“I would just plead with folks to continue to have patience,” Rupp said. “We’re working through this as quickly as possible. And overall, the public health services are doing a really good job with this.”
Country music star Blake Shelton and crew were in Omaha’s CHI Health Center on March 12, making final preparations for an evening show, when they postponed the concert because of the coronavirus.
By year’s end, about 50 events scheduled at Omaha’s downtown arena and convention center were postponed or canceled, from musical acts like The Lumineers and The Weeknd to family-friendly events like The International Horse Jumping Show and the Harlem Globetrotters.
The pandemic took a big bite out of the CHI’s 2019-20 profits. The Metropolitan Entertainment and Convention Authority on Wednesday reported that the convention center and arena generated a $178,000 profit in the fiscal year that ran from July 1, 2019, to June 30, 2020 — a sharp decrease from the $4.6 million profit reported the previous year. The reported profit is the figure before depreciation and amortization.
Diane Mills, MECA’s chief financial officer, called the financial year MECA’s “worst year of existence since the doors here opened.”
MECA has made a profit on the arena every year since it opened in 2003. Until last year, the arena had recorded at least $2.75 million in profit every year since 2011.
MECA manages the CHI Health Center and Omaha’s downtown baseball stadium, TD Ameritrade Park.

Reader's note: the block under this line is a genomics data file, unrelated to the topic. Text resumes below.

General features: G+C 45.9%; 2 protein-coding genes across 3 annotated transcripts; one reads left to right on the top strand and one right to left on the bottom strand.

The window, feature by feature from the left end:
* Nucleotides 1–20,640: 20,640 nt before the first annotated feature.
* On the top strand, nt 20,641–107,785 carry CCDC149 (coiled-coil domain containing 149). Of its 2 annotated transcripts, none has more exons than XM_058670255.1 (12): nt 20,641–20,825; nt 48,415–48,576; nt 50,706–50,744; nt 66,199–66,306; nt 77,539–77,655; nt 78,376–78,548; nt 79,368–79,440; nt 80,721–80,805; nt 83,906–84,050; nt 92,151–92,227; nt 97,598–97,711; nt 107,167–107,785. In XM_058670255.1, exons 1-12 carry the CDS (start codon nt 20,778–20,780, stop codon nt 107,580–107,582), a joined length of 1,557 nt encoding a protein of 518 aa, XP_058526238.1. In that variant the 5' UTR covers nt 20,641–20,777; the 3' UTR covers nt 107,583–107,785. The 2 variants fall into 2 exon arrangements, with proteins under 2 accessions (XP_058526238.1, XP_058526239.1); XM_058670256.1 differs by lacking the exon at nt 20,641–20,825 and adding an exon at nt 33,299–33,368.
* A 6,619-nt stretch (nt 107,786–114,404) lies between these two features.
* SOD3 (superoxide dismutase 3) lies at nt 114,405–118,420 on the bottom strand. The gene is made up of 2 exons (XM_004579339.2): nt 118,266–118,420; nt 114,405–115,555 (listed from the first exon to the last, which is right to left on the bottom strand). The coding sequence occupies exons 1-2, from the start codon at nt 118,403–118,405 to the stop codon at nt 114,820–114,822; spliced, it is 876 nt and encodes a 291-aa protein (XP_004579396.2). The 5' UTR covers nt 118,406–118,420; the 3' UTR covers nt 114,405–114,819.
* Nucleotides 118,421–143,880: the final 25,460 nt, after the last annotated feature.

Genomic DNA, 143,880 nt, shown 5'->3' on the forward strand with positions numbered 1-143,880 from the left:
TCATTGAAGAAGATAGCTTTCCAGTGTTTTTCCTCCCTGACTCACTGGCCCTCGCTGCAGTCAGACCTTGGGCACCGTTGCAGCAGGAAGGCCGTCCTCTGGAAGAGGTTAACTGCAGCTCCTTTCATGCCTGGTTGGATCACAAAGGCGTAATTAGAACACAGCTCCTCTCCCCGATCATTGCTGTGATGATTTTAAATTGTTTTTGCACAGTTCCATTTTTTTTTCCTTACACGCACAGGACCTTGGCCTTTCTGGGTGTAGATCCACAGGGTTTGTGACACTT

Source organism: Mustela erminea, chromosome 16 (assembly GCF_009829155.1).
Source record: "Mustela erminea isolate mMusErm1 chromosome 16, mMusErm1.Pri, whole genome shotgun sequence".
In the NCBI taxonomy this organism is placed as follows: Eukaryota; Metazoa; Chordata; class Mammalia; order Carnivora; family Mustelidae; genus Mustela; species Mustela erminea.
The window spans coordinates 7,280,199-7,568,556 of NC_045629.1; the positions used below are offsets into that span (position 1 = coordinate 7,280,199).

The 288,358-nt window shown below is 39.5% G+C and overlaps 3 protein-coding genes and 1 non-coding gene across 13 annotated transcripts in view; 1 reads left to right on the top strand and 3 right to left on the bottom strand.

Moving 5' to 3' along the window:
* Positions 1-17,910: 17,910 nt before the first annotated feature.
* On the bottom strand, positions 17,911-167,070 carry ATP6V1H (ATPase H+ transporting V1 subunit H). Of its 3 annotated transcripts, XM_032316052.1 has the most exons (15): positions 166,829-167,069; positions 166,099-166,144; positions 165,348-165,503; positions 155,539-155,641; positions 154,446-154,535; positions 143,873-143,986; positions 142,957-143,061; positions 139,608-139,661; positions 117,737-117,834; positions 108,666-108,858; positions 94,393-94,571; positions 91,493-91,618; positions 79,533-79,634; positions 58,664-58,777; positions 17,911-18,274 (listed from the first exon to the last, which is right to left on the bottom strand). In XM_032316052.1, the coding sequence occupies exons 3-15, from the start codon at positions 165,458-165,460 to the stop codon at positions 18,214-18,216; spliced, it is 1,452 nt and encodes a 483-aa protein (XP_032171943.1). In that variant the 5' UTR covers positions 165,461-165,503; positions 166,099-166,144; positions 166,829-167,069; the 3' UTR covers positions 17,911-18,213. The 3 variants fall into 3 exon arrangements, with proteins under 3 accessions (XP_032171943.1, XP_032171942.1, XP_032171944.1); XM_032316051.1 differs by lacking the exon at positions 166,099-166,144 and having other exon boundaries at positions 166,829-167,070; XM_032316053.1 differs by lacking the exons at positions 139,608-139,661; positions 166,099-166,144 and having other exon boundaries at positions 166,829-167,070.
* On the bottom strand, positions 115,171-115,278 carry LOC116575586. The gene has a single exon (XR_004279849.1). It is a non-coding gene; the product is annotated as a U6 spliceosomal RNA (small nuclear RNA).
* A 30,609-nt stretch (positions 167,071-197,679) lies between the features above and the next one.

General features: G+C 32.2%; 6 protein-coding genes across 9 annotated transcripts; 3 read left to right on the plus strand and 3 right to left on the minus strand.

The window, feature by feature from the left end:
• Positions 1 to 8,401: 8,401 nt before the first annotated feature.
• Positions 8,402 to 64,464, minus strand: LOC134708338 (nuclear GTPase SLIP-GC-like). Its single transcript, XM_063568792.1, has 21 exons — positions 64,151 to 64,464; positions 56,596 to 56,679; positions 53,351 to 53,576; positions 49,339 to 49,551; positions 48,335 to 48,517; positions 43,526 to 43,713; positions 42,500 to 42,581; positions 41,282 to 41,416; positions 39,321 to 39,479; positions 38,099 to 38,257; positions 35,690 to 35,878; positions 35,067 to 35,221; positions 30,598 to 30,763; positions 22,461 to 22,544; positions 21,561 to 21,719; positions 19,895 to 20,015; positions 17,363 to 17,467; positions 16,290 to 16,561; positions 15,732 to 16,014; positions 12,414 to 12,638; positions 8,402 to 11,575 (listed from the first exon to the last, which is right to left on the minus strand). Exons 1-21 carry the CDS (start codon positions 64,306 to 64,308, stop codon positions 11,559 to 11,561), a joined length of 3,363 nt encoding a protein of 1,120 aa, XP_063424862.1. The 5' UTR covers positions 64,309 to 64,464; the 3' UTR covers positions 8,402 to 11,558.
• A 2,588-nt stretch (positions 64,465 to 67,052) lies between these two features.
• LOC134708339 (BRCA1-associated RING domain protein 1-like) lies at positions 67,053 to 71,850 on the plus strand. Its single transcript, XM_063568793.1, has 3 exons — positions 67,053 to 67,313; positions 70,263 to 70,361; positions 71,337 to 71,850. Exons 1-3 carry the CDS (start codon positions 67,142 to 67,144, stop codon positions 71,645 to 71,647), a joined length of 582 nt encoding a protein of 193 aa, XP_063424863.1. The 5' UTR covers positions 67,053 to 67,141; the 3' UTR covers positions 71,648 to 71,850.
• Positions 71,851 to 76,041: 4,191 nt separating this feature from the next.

With the cancellation of the 2020 College World Series, the Big Ten baseball tournament and most of the Creighton baseball season, MECA absorbed a $100,000 loss related to the ballpark. That’s calculated based on the terms of MECA’s agreement with the City of Omaha, which pays MECA to manage the ballpark.
The full impact of the CWS cancellation will become clearer after the 2021 CWS, at which time MECA will settle its expenses, Mills said.
Events with limited crowds, such as Creighton men’s basketball games, are already returning to the CHI Health Center, and officials are hopeful that events will pick back up this summer if vaccination efforts continue and virus numbers go down.
Roger Dixon, MECA’s president and CEO, said officials are preparing for the 2021 CWS and the U.S. Olympic Swim Trials as if the ballpark and arena will be at full capacity. But he’s not making any guarantees.
“My crystal ball is sometimes a little cloudy,” Dixon said.
MECA officials say the CHI Health Center was on track to have a record year before the pandemic hit. In the three pre-pandemic quarters of the 2019-20 year, the arena hosted acts like the Backstreet Boys, Post Malone and Chris Stapleton.
Along with dozens of concerts and other events, the arena was set to host games in the first two rounds of the NCAA basketball tournament and the Swim Trials. Officials expected total attendance to once again top one million people, as it has going back at least a decade.
But the NCAA canceled its March Madness tournament, and the Trials were pushed to 2021. MECA had to furlough employees and rely on capital reserves to conduct its daily work. About 585,000 people entered the convention center and arena’s doors from July 2019 to March 2020.
In total, MECA earned about $60.1 million in operations revenue, a figure that includes revenues from the CHI Health Center, TD Ameritrade Park and construction of Omaha’s three downtown and riverfront parks. MECA is also overseeing construction of the parks.